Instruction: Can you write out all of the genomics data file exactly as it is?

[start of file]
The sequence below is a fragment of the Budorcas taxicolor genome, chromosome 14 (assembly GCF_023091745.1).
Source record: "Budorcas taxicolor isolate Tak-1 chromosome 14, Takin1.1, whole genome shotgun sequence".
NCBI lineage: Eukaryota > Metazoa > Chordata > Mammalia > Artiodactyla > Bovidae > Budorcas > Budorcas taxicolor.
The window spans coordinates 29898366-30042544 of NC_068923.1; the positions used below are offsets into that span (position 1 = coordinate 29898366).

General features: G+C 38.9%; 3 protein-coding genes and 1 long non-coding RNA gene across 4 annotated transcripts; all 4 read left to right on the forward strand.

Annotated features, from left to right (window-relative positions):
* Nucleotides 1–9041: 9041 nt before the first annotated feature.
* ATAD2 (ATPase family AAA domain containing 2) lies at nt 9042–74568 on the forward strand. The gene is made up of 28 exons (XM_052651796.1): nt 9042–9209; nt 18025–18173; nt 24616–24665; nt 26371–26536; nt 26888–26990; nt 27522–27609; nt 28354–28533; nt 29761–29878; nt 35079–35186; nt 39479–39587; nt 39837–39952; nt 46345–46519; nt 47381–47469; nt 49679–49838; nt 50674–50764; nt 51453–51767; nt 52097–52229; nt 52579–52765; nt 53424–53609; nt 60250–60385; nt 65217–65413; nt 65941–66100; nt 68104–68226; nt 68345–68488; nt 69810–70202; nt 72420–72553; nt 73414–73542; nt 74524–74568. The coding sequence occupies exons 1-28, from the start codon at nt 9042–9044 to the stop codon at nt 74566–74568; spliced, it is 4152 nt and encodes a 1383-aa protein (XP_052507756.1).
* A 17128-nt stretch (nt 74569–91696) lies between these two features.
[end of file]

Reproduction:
The sequence below is a fragment of the Budorcas taxicolor genome, chromosome 14 (assembly GCF_023091745.1).
Source record: "Budorcas taxicolor isolate Tak-1 chromosome 14, Takin1.1, whole genome shotgun sequence".
NCBI lineage: Eukaryota > Metazoa > Chordata > Mammalia > Artiodactyla > Bovidae > Budorcas > Budorcas taxicolor.
The window spans coordinates 29898366-30042544 of NC_068923.1; the positions used below are offsets into that span (position 1 = coordinate 29898366).

General features: G+C 38.9%; 3 protein-coding genes and 1 long non-coding RNA gene across 4 annotated transcripts; all 4 read left to right on the forward strand.

Annotated features, from left to right (window-relative positions):
* Nucleotides 1–9041: 9041 nt before the first annotated feature.
* ATAD2 (ATPase family AAA domain containing 2) lies at nt 9042–74568 on the forward strand. The gene is made up of 28 exons (XM_052651796.1): nt 9042–9209; nt 18025–18173; nt 24616–24665; nt 26371–26536; nt 26888–26990; nt 27522–27609; nt 28354–28533; nt 29761–29878; nt 35079–35186; nt 39479–39587; nt 39837–39952; nt 46345–46519; nt 47381–47469; nt 49679–49838; nt 50674–50764; nt 51453–51767; nt 52097–52229; nt 52579–52765; nt 53424–53609; nt 60250–60385; nt 65217–65413; nt 65941–66100; nt 68104–68226; nt 68345–68488; nt 69810–70202; nt 72420–72553; nt 73414–73542; nt 74524–74568. The coding sequence occupies exons 1-28, from the start codon at nt 9042–9044 to the stop codon at nt 74566–74568; spliced, it is 4152 nt and encodes a 1383-aa protein (XP_052507756.1).
* A 17128-nt stretch (nt 74569–91696) lies between these two features.